China in a new twist to fighting corruption via ‘confession sites’

Some emerging market countries are finding new and innovative ways to clamp down on corruption.

In the last week several Chinese sites which allow citizens to confess bribing officials have sprung up. This new way of dealing with corruption was inspired by an Indian anti-corruption site called “I Paid A Bribe” according to Hong Kong’s Wen Wei Po newspaper.

And now there are at least eight similar Chinese sites launched since Friday, reports theChina Daily.

The sites, which aim to highlight the daily toll of corruption, invite internet users to describe the type of bribes paid and the circumstances behind the bribe, but ask them to refrain from identifying the officials involved.

Some of the sites such as,, and, have received more than 5-million users and thousands of posts in just days of launching. The upsurge in traffic caused the site’s servers to crash, according to a report on

According to a Reuters report, a businessman posted on 522phone that he had paid 3-million yuan (US$463 000) to officials in order to win contracts. His payment included a 10-day tour of Europe for one of the officials.

The businessman later added: “Don’t think I’m trying to show off my wealth with this posting. It’s just I’m so toothless and helpless in the face of current-day society”.

Posts on the sites range from the mundane, such as packs of cigarettes for traffic violations, to bigger issues such government kickbacks and bypassing the education system.

According to comments on the sites, users feel they have no choice but to bribe officials in order to get ahead.

The operators of these sites admitted that they were unable to confirm whether all posts were true and were careful to delete those which risked defaming specific individuals. They have, however, emphasised the importance of truth when exposing bribery and asked users not to resort to slanders.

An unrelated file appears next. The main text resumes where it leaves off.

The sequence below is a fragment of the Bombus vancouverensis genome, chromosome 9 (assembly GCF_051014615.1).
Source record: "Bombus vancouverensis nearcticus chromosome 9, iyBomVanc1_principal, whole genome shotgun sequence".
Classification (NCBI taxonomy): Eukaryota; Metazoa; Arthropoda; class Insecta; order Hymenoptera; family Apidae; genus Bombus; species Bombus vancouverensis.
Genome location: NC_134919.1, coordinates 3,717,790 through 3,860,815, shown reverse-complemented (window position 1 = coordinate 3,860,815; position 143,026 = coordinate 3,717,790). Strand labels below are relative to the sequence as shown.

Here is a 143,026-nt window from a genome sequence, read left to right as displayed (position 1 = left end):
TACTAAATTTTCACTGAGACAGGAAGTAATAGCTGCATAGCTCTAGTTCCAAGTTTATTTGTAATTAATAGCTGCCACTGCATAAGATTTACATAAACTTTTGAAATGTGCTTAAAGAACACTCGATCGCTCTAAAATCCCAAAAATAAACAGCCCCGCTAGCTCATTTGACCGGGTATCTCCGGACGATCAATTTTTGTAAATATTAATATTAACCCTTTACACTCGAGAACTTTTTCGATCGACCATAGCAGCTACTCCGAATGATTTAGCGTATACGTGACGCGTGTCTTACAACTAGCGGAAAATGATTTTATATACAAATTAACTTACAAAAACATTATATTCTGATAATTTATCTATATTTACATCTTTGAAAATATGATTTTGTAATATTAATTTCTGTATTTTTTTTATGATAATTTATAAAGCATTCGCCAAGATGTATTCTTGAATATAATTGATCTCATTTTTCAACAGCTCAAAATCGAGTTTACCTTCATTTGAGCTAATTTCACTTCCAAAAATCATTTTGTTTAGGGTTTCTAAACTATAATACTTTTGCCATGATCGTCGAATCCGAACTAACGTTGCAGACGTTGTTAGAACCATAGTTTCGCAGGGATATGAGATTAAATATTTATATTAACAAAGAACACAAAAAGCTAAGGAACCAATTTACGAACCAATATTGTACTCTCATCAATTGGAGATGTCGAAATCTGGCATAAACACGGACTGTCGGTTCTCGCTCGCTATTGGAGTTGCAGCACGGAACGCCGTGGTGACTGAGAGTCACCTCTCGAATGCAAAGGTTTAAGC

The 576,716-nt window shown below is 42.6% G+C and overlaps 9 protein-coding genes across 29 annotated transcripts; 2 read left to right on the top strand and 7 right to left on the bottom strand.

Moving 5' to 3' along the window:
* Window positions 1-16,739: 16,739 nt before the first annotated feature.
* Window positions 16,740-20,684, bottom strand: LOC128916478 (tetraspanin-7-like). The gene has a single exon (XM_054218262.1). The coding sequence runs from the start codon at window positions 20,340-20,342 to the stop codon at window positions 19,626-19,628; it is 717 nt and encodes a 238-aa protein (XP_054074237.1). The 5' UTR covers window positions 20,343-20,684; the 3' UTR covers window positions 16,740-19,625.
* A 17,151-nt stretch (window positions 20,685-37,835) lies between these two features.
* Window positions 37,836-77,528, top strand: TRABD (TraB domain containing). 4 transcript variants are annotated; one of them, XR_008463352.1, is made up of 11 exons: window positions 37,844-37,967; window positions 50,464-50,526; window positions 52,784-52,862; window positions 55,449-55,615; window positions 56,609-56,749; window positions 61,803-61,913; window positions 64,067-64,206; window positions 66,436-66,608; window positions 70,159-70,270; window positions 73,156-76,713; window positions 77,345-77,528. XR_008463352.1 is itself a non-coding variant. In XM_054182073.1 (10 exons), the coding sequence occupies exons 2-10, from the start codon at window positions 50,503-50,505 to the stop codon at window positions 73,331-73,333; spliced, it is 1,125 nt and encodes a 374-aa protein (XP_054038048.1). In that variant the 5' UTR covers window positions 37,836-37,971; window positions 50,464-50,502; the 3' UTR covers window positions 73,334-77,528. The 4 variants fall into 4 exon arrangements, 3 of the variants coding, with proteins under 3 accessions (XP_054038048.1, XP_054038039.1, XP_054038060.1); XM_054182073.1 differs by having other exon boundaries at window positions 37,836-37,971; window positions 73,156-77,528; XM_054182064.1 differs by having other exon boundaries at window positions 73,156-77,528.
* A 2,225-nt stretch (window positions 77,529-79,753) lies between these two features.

“I can’t rule out that some posts could be unfounded and I don’t have any means to verify them,” Sun Bailing, who started operating another site last week in Hanshan in the eastern province of Anhui, told the China Daily.

The site owners, which include a group of anti-corruption activists and lawyers, hope to secure the government’s support for the anti-corruption platform since in fact it was the government who first floated the idea that corruption feeds social disharmony, according to

Government backing would help the sites go further and bring about real change. However, users of the sites fear censorship and the Great Chinese Firewall. China has been criticised by the western world for its lack of free speech. This has not been the case in India, where free speech is protected. China has more than 450-million internet users who have spoken out despite the Great firewall.

A message on one of the sites, “I Made a Bribe”, voiced these fears of stifling the voices against corruption. “China’s national conditions are nothing like India’s,” it said according to Reuters. “If the government lets this website continue, this country will have a little hope. If it’s shut, then there’s no hope at all.”

India’s was started last year by the Janaagraha Centre for Citizenship and Democracy, a non-profit organisation based in Bangalore with the aim of tackling corruption. The site has more than 500 000 hits to date and published cases of corruption to the value of 4.9-million rupees.



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